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Revenants of the German EmpireColonial Germans, Imperialism, and the League of Nations$
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Sean Andrew Wempe

Print publication date: 2019

Print ISBN-13: 9780190907211

Published to Oxford Scholarship Online: June 2019

DOI: 10.1093/oso/9780190907211.001.0001

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Grasping for a Great New Future

Grasping for a Great New Future

The German Colonial Lobbies in Search of a United Platform

Chapter:
(p.121) 4 Grasping for a Great New Future
Source:
Revenants of the German Empire
Author(s):

Sean Andrew Wempe

Publisher:
Oxford University Press
DOI:10.1093/oso/9780190907211.003.0005

Chapter 4 examines fragmentation within the colonial lobbies in Germany and their efforts to unify the language of imperial internationalism by the Colonial German bloc in the interwar period during the lead-up to the Locarno Conferences of 1925. What follows is an analysis of the adaptation and reimagining of the three largest and most vocal of the German colonial societies in the Weimar period: the German Colonial Society, the Women’s League, and the Kolonial Reichsarbeitsgemeinschaft (Imperial Working Group on the Colonies, KoRAG). Each of these organizations made an effort at retooling itself to serve the needs of Colonial Germans in the Weimar era. Yet despite all their efforts, the DKG and other colonialist organizations in Germany never managed to unite the German colonial bloc. Former officials, missionaries, and German settlers in and from Africa opportunistically adapted their understandings of nationality in pursuit of their own self-interests. The most difficult challenges that the German colonial lobbies faced in the wake of the loss of the empire did not come from the German government or even from the League and the new mandatory powers, but rather from the cacophony of demands placed upon them by a diverse constituency.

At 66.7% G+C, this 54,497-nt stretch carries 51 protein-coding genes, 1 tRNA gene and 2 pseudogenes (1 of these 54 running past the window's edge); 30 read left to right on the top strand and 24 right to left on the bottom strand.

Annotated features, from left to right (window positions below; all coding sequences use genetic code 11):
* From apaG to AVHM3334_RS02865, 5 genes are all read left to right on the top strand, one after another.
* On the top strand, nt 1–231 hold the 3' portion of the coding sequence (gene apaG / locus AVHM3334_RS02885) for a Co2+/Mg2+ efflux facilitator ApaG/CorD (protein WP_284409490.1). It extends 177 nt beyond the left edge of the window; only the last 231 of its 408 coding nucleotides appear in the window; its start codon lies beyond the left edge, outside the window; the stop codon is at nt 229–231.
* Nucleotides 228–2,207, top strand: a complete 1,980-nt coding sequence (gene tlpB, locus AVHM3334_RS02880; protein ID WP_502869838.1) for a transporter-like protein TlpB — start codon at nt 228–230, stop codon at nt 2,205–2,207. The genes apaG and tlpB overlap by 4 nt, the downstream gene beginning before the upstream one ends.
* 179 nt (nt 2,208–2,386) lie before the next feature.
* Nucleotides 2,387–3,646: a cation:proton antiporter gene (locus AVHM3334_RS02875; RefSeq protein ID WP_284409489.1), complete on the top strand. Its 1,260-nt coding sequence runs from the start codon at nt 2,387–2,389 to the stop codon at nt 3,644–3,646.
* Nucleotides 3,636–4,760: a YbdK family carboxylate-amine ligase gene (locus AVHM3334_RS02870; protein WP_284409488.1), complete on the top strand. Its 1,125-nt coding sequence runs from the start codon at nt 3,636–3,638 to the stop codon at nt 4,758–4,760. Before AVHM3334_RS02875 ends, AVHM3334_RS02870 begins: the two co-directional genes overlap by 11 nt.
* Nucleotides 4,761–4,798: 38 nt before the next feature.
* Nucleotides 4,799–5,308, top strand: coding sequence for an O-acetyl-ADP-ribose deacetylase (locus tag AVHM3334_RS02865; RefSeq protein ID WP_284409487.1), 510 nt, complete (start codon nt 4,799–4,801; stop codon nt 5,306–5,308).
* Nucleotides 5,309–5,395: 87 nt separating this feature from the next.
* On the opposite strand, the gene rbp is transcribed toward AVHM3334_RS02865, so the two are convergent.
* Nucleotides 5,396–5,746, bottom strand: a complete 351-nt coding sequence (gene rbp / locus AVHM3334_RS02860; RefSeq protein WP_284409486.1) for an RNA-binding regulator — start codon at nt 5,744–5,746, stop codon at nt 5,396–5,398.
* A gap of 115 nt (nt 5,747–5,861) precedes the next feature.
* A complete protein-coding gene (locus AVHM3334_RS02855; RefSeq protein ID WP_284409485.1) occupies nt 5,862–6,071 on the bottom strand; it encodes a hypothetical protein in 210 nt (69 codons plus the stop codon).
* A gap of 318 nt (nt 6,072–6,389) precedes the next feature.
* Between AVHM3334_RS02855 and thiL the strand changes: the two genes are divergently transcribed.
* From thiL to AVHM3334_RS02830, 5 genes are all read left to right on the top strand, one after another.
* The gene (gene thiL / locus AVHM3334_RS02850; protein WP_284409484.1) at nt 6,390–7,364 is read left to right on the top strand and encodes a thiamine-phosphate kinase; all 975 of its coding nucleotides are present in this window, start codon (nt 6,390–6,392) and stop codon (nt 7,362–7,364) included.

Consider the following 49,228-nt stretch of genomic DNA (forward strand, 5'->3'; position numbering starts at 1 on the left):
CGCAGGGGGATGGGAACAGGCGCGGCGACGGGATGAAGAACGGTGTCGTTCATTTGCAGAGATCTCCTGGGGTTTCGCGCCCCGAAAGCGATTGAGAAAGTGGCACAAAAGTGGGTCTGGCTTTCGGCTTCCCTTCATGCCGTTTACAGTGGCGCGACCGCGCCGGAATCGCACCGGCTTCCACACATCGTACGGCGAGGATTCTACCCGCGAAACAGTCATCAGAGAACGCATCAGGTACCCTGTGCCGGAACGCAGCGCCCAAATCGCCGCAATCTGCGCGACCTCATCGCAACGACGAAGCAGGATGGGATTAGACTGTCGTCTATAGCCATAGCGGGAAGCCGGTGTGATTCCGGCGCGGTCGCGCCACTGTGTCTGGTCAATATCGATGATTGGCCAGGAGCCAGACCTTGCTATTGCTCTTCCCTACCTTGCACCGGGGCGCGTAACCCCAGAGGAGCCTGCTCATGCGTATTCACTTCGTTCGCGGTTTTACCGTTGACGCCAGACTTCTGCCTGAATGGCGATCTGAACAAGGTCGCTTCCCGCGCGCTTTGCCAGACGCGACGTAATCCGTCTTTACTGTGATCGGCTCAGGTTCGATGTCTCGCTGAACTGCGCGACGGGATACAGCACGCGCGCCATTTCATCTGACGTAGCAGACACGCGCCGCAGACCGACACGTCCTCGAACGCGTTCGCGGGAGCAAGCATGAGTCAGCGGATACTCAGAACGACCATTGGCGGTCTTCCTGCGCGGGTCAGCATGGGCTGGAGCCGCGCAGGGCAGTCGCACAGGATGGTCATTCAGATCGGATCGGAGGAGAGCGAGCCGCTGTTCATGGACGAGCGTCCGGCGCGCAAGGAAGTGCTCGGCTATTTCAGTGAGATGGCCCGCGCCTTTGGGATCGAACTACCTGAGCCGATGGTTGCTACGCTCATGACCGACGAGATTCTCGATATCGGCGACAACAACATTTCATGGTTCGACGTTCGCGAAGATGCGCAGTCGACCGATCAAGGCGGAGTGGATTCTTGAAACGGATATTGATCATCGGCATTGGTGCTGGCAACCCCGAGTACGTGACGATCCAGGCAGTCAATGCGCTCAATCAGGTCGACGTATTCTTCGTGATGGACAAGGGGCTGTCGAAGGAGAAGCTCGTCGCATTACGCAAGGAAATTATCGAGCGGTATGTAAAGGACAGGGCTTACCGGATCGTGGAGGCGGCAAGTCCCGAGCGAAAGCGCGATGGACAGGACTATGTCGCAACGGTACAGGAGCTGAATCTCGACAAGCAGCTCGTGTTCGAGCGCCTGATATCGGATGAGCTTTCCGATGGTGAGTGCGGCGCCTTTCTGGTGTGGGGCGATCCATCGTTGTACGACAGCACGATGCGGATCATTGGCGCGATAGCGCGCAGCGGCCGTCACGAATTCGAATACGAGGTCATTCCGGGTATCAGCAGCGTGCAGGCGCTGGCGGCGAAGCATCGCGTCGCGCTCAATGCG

Keywords:   German Colonial Society, Frauenliga, KoRAG, Locarno, Theodor Seitz, Colonial Week, Colonial Ball

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